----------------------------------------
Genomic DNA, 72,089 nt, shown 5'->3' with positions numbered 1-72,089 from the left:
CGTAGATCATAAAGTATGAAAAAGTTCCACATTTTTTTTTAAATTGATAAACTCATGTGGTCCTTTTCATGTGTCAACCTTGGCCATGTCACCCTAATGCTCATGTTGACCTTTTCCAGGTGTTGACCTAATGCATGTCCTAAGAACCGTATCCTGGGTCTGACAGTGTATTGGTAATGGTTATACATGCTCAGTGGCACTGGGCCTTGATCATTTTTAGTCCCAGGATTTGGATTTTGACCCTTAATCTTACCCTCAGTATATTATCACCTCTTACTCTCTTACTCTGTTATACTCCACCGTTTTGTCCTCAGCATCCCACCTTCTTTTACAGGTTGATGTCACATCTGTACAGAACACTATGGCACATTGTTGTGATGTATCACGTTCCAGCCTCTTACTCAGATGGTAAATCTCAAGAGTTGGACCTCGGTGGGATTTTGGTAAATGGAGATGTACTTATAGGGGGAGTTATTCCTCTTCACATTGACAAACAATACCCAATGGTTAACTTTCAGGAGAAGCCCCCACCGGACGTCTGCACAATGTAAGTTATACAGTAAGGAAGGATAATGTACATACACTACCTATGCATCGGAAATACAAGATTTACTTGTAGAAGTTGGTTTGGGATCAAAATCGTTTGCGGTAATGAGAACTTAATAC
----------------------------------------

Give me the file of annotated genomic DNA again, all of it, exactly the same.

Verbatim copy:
Genomic DNA, 72,089 nt, shown 5'->3' with positions numbered 1-72,089 from the left:
CGTAGATCATAAAGTATGAAAAAGTTCCACATTTTTTTTTAAATTGATAAACTCATGTGGTCCTTTTCATGTGTCAACCTTGGCCATGTCACCCTAATGCTCATGTTGACCTTTTCCAGGTGTTGACCTAATGCATGTCCTAAGAACCGTATCCTGGGTCTGACAGTGTATTGGTAATGGTTATACATGCTCAGTGGCACTGGGCCTTGATCATTTTTAGTCCCAGGATTTGGATTTTGACCCTTAATCTTACCCTCAGTATATTATCACCTCTTACTCTCTTACTCTGTTATACTCCACCGTTTTGTCCTCAGCATCCCACCTTCTTTTACAGGTTGATGTCACATCTGTACAGAACACTATGGCACATTGTTGTGATGTATCACGTTCCAGCCTCTTACTCAGATGGTAAATCTCAAGAGTTGGACCTCGGTGGGATTTTGGTAAATGGAGATGTACTTATAGGGGGAGTTATTCCTCTTCACATTGACAAACAATACCCAATGGTTAACTTTCAGGAGAAGCCCCCACCGGACGTCTGCACAATGTAAGTTATACAGTAAGGAAGGATAATGTACATACACTACCTATGCATCGGAAATACAAGATTTACTTGTAGAAGTTGGTTTGGGATCAAAATCGTTTGCGGTAATGAGAACTTAATAC